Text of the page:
Welcome to The Foodscaper 

 The online toolshed for professional edible landscapers

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Introducing the Field of Foodscaping

 

Foodscaping is:

    • an industry aimed at transforming ordinary urban and suburban spaces into abundant and delicious food-producing landscapes

    • a social enterprise solution for lessening our dependence on distant sources of energy, food and materials

    • an emerging field destined to be household term in the next 5-10 years - and it starts with you!

A foodscaper is:

  • a professional who designs, installs and maintains ecological food-producing landscapes for clients

Write for The Foodscaper 

The Foodscaper is actively accepting submissions! We are looking to publish boots-on-the-ground-practical and wanna-grab-your-shovel-inspirational stories about foodscaping, ecological design, permaculture and other creative ideas you may have within this scope.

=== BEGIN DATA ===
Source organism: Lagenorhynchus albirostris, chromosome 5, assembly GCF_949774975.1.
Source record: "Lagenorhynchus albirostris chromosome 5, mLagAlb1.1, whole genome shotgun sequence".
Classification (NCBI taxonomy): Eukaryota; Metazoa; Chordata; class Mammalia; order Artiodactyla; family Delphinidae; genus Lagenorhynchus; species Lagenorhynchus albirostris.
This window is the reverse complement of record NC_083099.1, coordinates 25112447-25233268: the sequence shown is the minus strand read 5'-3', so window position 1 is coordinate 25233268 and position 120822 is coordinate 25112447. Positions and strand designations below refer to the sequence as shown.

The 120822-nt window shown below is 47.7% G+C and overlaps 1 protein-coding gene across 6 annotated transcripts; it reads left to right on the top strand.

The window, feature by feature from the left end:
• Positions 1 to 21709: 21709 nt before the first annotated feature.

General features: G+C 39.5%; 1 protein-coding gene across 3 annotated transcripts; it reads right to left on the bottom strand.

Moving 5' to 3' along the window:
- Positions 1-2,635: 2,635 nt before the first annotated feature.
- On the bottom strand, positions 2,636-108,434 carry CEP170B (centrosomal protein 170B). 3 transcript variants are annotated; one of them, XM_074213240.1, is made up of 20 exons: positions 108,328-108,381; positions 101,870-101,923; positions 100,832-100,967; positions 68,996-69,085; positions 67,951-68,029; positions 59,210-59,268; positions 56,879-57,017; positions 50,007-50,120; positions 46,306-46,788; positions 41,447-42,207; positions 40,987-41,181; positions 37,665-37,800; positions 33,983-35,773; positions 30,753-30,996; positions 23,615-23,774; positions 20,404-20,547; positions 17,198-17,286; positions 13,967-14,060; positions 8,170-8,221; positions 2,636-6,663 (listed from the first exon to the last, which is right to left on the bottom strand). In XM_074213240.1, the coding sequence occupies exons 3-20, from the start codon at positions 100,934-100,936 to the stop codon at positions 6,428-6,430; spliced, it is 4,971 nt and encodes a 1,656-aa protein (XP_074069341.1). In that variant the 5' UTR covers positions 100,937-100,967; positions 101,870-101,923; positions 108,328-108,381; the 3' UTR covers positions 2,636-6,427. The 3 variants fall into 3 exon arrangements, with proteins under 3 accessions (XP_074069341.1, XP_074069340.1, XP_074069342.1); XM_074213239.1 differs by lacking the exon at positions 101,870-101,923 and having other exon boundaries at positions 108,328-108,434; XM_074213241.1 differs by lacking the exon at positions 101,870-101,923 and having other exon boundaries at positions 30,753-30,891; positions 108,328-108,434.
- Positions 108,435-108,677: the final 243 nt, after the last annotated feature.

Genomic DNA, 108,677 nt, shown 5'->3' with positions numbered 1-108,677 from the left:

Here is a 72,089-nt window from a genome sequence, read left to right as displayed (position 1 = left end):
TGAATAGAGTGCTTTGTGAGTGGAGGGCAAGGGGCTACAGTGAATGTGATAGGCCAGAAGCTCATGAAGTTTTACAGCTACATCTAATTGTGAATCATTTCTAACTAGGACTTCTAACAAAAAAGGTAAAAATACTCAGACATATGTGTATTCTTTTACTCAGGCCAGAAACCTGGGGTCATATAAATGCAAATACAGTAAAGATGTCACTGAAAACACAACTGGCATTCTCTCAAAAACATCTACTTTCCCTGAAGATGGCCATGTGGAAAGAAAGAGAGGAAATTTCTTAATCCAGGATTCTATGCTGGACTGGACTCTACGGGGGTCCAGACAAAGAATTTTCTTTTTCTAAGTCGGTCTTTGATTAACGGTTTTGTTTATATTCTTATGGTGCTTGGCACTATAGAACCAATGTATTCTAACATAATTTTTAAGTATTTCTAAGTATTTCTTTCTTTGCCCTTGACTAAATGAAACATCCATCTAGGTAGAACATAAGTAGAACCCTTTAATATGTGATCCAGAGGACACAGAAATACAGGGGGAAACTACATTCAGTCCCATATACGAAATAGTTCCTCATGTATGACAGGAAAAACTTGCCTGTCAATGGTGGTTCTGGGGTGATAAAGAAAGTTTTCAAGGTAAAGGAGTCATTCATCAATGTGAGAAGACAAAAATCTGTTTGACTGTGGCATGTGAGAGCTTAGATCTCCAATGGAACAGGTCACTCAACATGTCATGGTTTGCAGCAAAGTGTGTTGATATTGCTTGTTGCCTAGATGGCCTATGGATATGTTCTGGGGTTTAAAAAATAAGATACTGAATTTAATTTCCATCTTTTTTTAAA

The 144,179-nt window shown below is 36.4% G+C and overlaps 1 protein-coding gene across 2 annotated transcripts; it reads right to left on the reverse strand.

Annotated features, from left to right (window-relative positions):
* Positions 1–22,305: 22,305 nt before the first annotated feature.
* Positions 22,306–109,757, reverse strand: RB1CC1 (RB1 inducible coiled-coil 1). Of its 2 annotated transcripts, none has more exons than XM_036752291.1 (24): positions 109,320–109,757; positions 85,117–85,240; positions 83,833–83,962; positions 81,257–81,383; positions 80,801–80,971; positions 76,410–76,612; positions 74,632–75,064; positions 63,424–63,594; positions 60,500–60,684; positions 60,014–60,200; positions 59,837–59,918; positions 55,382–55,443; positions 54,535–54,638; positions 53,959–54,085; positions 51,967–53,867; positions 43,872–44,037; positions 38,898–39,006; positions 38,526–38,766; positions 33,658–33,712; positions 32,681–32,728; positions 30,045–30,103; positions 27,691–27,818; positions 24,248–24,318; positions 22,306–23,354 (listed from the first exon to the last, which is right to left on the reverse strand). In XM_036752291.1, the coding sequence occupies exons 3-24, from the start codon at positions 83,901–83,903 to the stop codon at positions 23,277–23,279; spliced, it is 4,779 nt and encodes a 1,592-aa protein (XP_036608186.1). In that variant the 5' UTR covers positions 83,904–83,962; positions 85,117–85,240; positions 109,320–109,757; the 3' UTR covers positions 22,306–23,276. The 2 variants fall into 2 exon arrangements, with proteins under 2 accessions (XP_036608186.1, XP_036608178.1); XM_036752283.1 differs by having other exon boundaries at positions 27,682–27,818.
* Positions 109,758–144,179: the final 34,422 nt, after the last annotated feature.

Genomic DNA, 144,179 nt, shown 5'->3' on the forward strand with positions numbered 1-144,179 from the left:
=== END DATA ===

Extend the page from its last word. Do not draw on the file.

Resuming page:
To pitch a story idea or an article you’d like to republish on The Foodscaper, email [email protected] We look forward to reading it!

Foodscapes — Not Lawns - for a Healthier Planet

  • “Homeowners use up to ten times more chemical pesticides per acre on their lawns than farmers use on crops.” (deep-roots-project.org)

  • “Of the 30 most commonly used lawn pesticides, 17 are possible and/or known carcinogens, 18 have the potential to disrupt the endocrine (hormonal) system, 19 are linked to reproductive effects and sexual dysfunction, 11 have been linked to birth defects, 14 are neurotoxic, 24 can cause kidney or liver damage, and 25 are sensitizers and/or irritants.” (beyondpesticides.org

  • Mowing for an hour generates as much pollution as driving 100 miles. (yardmap.org)

  •  “It is estimated that the meals in the United States travel about 1,500 miles to get from farm to plate. We put almost almost 10 kcal of fossil fuel energy into our food system for every 1 kcal of energy we get as food.” (CUESA)

  • “Each year more than 17 million gallons of fuel are spilled during the refilling of lawn and garden equipment—more than the oil that the Exxon Valdez spilled.” (columbia.edu)

 

Get in touch!

Reach out at [email protected]

We'd love to hear from you.